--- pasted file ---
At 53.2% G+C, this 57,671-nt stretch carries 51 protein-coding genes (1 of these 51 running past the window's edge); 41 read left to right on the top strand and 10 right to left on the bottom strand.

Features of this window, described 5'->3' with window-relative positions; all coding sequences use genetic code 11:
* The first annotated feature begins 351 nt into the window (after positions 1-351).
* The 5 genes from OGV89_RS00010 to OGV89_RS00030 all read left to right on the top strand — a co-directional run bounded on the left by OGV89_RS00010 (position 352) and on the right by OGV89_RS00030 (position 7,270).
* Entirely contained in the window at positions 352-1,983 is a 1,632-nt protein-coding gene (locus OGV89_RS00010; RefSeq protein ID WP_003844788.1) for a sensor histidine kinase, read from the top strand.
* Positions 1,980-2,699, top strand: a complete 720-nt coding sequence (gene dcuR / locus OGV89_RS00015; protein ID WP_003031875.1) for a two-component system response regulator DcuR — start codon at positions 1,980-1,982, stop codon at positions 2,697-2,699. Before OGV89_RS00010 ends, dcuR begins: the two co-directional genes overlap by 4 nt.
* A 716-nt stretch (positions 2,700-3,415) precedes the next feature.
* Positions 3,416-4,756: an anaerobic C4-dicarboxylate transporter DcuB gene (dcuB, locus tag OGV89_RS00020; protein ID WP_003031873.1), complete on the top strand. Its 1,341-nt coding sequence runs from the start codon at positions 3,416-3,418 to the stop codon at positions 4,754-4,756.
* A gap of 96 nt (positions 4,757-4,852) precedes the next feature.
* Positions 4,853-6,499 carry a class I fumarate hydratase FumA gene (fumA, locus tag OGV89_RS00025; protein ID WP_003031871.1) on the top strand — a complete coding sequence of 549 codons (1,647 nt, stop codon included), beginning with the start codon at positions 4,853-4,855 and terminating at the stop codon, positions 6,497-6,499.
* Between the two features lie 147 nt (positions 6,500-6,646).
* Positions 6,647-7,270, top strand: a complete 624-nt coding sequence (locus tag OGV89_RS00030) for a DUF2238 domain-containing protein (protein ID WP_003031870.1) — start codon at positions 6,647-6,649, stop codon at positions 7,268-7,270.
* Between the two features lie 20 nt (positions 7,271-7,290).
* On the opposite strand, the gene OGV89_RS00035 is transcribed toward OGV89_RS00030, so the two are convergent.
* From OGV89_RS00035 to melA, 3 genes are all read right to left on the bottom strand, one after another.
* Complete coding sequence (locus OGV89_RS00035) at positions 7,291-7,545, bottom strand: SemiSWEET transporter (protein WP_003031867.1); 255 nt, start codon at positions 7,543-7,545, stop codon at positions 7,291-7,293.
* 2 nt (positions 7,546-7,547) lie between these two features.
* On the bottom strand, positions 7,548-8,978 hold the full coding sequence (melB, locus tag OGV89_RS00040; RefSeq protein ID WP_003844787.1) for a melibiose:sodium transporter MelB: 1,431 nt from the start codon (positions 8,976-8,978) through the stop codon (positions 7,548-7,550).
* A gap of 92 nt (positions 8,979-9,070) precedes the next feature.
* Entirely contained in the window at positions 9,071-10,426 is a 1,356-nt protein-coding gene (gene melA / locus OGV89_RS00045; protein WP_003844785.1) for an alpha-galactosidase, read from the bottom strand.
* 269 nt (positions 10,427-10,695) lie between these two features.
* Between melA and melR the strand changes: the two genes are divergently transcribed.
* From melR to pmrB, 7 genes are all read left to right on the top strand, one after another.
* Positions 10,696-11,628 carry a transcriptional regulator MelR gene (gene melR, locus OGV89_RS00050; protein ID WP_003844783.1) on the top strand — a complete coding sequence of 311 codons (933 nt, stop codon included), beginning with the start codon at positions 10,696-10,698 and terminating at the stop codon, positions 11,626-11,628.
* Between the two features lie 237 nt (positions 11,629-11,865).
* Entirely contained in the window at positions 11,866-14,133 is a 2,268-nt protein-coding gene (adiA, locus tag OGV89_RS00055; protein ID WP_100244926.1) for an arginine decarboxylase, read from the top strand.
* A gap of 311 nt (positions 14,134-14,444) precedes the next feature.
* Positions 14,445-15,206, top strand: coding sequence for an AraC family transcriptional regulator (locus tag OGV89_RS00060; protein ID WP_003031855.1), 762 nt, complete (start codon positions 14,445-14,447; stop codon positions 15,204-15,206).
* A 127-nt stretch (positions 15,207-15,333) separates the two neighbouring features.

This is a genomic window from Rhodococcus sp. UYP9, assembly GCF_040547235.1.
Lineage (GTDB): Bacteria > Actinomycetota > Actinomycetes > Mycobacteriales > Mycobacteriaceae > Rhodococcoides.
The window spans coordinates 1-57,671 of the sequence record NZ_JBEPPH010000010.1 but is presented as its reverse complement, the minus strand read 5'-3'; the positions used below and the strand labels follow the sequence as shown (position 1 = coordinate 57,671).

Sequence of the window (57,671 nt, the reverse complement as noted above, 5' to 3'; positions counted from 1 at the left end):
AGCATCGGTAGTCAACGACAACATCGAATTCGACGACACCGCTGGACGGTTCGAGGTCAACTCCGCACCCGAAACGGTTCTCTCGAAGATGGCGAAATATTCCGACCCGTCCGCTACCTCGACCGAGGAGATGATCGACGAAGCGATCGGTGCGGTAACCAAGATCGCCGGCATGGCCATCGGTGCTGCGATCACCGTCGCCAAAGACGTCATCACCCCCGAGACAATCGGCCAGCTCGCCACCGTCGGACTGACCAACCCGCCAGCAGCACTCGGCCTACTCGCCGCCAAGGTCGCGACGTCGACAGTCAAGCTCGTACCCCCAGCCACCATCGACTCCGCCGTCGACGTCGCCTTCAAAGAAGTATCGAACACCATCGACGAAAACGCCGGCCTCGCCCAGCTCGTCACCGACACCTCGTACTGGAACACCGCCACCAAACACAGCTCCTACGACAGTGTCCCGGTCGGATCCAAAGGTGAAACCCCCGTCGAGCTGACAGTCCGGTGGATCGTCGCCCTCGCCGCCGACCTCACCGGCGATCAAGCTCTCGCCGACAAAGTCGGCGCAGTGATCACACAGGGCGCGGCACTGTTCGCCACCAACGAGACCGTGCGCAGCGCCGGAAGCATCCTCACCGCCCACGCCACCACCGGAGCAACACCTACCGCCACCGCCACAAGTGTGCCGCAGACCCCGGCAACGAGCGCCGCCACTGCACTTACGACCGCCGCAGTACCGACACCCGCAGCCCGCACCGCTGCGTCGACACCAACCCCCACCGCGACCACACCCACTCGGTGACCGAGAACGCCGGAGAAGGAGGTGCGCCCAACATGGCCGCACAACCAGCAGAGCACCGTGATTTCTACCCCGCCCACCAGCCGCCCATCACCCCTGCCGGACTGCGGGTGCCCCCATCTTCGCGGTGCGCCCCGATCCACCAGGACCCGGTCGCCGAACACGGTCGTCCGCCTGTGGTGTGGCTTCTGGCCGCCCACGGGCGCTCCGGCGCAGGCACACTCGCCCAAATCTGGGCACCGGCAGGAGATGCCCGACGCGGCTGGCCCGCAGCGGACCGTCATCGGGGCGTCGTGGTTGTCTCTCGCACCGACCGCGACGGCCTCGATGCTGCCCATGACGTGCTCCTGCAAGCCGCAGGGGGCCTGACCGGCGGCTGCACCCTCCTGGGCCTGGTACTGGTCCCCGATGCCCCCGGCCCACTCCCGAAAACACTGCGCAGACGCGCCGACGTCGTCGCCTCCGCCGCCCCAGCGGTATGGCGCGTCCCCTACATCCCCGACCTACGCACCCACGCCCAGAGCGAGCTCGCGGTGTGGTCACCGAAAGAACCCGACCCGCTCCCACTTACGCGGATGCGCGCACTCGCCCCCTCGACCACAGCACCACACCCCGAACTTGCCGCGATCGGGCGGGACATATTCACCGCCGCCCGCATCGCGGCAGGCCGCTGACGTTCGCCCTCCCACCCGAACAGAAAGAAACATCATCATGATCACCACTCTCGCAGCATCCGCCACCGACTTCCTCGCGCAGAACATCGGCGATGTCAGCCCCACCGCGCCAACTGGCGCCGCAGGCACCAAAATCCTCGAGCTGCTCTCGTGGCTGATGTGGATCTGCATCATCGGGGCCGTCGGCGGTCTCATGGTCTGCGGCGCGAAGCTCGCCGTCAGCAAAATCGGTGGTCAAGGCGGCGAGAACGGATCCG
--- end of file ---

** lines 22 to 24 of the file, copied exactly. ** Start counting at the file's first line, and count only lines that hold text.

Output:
* Between melA and melR the strand changes: the two genes are divergently transcribed.
* From melR to pmrB, 7 genes are all read left to right on the top strand, one after another.
* Positions 10,696-11,628 carry a transcriptional regulator MelR gene (gene melR, locus OGV89_RS00050; protein ID WP_003844783.1) on the top strand — a complete coding sequence of 311 codons (933 nt, stop codon included), beginning with the start codon at positions 10,696-10,698 and terminating at the stop codon, positions 11,626-11,628.